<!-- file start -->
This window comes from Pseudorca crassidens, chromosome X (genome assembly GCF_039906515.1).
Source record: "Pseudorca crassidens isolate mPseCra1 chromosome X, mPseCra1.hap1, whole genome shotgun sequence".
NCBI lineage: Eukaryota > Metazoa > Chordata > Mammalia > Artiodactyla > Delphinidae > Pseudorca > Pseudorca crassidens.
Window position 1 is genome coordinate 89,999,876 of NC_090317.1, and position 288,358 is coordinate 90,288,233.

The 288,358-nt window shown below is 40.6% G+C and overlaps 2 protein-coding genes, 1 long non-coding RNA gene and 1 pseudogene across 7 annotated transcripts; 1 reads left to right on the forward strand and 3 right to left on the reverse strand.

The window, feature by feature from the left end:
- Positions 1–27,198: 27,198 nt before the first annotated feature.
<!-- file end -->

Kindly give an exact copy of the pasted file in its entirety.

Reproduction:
This window comes from Pseudorca crassidens, chromosome X (genome assembly GCF_039906515.1).
Source record: "Pseudorca crassidens isolate mPseCra1 chromosome X, mPseCra1.hap1, whole genome shotgun sequence".
NCBI lineage: Eukaryota > Metazoa > Chordata > Mammalia > Artiodactyla > Delphinidae > Pseudorca > Pseudorca crassidens.
Window position 1 is genome coordinate 89,999,876 of NC_090317.1, and position 288,358 is coordinate 90,288,233.

The 288,358-nt window shown below is 40.6% G+C and overlaps 2 protein-coding genes, 1 long non-coding RNA gene and 1 pseudogene across 7 annotated transcripts; 1 reads left to right on the forward strand and 3 right to left on the reverse strand.

The window, feature by feature from the left end:
- Positions 1–27,198: 27,198 nt before the first annotated feature.